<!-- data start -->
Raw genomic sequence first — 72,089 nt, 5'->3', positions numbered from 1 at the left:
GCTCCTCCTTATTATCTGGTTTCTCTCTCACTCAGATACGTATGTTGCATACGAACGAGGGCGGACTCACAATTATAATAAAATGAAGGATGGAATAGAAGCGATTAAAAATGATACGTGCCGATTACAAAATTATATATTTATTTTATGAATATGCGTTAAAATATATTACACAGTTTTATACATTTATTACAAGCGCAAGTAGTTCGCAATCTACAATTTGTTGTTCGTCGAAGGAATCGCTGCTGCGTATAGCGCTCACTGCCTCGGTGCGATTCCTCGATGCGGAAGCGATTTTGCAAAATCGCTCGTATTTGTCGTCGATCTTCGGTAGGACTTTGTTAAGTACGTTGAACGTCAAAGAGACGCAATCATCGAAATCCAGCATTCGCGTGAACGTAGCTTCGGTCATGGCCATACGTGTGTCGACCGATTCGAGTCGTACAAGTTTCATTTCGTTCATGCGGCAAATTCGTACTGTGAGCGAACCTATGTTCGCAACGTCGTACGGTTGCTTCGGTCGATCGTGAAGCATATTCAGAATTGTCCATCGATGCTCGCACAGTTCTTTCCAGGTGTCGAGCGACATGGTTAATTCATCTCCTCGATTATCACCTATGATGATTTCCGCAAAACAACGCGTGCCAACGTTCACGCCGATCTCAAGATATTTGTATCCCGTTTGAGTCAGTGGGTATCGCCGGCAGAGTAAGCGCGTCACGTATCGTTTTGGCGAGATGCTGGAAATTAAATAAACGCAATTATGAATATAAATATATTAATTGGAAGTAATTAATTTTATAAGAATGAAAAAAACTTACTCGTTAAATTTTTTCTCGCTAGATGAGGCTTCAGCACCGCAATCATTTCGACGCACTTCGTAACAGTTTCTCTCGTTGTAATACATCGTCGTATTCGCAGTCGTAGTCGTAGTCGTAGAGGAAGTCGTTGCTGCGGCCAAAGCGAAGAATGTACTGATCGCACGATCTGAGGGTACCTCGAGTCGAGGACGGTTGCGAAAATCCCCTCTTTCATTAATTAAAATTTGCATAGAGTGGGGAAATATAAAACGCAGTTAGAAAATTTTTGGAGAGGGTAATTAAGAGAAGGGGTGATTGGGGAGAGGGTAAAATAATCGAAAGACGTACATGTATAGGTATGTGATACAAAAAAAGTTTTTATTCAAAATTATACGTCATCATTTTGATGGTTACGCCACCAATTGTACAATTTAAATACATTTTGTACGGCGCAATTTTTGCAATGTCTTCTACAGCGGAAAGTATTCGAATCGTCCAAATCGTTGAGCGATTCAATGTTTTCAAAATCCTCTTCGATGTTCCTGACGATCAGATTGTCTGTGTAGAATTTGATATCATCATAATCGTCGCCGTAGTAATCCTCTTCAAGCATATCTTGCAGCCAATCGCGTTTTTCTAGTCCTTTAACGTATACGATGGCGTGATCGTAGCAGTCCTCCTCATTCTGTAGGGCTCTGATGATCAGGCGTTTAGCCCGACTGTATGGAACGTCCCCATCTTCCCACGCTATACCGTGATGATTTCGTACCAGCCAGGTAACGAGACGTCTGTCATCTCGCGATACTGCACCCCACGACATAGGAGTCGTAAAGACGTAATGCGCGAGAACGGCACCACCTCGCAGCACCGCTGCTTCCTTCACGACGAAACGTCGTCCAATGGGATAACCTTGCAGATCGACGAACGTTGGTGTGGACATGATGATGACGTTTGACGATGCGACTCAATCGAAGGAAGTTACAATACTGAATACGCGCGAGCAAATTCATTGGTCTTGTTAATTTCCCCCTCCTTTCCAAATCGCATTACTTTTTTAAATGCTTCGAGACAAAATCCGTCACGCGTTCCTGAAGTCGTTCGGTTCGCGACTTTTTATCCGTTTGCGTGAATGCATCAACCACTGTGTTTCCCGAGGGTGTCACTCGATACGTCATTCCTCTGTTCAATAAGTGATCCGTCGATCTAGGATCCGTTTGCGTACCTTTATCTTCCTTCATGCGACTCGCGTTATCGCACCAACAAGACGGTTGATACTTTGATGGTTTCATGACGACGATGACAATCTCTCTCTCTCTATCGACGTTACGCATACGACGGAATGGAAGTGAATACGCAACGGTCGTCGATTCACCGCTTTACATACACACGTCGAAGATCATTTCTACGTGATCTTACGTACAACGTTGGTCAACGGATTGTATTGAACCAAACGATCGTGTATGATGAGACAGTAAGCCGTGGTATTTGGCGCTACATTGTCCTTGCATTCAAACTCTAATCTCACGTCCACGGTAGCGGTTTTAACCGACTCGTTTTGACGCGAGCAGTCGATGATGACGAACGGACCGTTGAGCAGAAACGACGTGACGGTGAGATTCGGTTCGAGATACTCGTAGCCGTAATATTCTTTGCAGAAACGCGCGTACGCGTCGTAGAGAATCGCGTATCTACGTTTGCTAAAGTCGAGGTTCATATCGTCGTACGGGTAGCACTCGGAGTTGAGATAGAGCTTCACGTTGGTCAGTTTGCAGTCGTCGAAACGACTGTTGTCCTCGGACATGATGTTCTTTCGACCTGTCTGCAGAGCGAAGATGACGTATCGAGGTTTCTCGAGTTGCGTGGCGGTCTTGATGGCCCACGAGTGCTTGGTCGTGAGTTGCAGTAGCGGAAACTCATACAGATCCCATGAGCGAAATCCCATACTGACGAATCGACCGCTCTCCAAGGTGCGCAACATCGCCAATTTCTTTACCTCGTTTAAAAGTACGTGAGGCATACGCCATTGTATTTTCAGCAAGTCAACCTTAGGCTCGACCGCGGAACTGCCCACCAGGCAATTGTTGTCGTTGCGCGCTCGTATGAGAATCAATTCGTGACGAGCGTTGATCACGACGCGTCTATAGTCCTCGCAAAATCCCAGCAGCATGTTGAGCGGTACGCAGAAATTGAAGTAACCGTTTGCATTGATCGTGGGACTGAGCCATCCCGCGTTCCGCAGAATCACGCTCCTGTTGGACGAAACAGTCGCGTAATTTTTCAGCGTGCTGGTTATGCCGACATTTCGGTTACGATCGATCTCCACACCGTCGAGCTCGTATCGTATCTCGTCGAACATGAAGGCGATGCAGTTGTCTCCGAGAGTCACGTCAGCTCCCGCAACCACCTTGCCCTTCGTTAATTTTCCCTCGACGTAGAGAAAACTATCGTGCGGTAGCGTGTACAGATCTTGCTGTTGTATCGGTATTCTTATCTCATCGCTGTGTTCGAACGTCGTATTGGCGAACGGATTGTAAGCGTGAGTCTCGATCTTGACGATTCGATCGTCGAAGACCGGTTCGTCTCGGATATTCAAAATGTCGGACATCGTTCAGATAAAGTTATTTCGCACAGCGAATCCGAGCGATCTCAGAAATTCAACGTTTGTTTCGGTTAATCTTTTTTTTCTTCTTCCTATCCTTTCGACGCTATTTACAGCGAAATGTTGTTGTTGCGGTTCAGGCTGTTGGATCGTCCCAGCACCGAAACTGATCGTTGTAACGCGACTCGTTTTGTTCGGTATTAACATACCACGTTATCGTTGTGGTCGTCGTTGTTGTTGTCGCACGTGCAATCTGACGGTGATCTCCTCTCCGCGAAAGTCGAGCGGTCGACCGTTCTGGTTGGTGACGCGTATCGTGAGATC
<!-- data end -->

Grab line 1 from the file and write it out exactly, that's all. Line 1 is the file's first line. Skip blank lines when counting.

Raw genomic sequence first — 72,089 nt, 5'->3', positions numbered from 1 at the left: